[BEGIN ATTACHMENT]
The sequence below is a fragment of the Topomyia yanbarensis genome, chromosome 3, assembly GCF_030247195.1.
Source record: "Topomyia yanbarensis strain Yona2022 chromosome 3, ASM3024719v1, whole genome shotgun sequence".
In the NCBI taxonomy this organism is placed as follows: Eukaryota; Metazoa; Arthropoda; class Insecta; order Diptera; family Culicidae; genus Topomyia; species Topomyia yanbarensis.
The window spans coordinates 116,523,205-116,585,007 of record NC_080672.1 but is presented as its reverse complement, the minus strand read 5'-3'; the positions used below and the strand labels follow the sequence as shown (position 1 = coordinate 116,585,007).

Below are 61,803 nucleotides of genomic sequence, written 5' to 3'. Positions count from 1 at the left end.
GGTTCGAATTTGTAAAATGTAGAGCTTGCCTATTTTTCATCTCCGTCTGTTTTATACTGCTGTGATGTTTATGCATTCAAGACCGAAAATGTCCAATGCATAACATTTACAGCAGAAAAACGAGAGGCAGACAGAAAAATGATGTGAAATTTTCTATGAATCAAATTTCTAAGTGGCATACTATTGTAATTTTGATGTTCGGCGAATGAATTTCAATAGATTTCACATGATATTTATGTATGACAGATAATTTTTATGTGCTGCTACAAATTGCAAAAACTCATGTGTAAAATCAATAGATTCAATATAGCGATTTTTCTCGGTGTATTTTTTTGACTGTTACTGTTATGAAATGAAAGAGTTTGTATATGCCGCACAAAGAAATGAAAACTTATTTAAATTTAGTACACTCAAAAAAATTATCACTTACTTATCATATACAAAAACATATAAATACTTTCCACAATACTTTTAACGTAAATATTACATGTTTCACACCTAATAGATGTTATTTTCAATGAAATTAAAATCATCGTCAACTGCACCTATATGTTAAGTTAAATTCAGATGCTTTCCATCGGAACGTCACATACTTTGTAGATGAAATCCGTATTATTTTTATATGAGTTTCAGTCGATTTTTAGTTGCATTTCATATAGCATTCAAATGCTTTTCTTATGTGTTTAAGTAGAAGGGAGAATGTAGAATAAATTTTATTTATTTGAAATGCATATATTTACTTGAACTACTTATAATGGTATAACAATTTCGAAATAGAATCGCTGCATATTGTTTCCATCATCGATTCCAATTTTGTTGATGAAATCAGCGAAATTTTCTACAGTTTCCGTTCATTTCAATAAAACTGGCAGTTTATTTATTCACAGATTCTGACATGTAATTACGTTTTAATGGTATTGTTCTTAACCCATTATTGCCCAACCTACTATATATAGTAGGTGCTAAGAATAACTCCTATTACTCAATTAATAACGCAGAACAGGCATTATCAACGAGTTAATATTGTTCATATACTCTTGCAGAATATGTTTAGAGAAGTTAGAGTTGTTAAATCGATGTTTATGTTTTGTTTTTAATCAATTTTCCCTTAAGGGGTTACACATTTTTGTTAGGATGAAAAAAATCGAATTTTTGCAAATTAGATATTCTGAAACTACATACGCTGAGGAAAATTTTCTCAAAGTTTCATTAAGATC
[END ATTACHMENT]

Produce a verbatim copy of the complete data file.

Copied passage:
The sequence below is a fragment of the Topomyia yanbarensis genome, chromosome 3, assembly GCF_030247195.1.
Source record: "Topomyia yanbarensis strain Yona2022 chromosome 3, ASM3024719v1, whole genome shotgun sequence".
In the NCBI taxonomy this organism is placed as follows: Eukaryota; Metazoa; Arthropoda; class Insecta; order Diptera; family Culicidae; genus Topomyia; species Topomyia yanbarensis.
The window spans coordinates 116,523,205-116,585,007 of record NC_080672.1 but is presented as its reverse complement, the minus strand read 5'-3'; the positions used below and the strand labels follow the sequence as shown (position 1 = coordinate 116,585,007).

Below are 61,803 nucleotides of genomic sequence, written 5' to 3'. Positions count from 1 at the left end.
GGTTCGAATTTGTAAAATGTAGAGCTTGCCTATTTTTCATCTCCGTCTGTTTTATACTGCTGTGATGTTTATGCATTCAAGACCGAAAATGTCCAATGCATAACATTTACAGCAGAAAAACGAGAGGCAGACAGAAAAATGATGTGAAATTTTCTATGAATCAAATTTCTAAGTGGCATACTATTGTAATTTTGATGTTCGGCGAATGAATTTCAATAGATTTCACATGATATTTATGTATGACAGATAATTTTTATGTGCTGCTACAAATTGCAAAAACTCATGTGTAAAATCAATAGATTCAATATAGCGATTTTTCTCGGTGTATTTTTTTGACTGTTACTGTTATGAAATGAAAGAGTTTGTATATGCCGCACAAAGAAATGAAAACTTATTTAAATTTAGTACACTCAAAAAAATTATCACTTACTTATCATATACAAAAACATATAAATACTTTCCACAATACTTTTAACGTAAATATTACATGTTTCACACCTAATAGATGTTATTTTCAATGAAATTAAAATCATCGTCAACTGCACCTATATGTTAAGTTAAATTCAGATGCTTTCCATCGGAACGTCACATACTTTGTAGATGAAATCCGTATTATTTTTATATGAGTTTCAGTCGATTTTTAGTTGCATTTCATATAGCATTCAAATGCTTTTCTTATGTGTTTAAGTAGAAGGGAGAATGTAGAATAAATTTTATTTATTTGAAATGCATATATTTACTTGAACTACTTATAATGGTATAACAATTTCGAAATAGAATCGCTGCATATTGTTTCCATCATCGATTCCAATTTTGTTGATGAAATCAGCGAAATTTTCTACAGTTTCCGTTCATTTCAATAAAACTGGCAGTTTATTTATTCACAGATTCTGACATGTAATTACGTTTTAATGGTATTGTTCTTAACCCATTATTGCCCAACCTACTATATATAGTAGGTGCTAAGAATAACTCCTATTACTCAATTAATAACGCAGAACAGGCATTATCAACGAGTTAATATTGTTCATATACTCTTGCAGAATATGTTTAGAGAAGTTAGAGTTGTTAAATCGATGTTTATGTTTTGTTTTTAATCAATTTTCCCTTAAGGGGTTACACATTTTTGTTAGGATGAAAAAAATCGAATTTTTGCAAATTAGATATTCTGAAACTACATACGCTGAGGAAAATTTTCTCAAAGTTTCATTAAGATC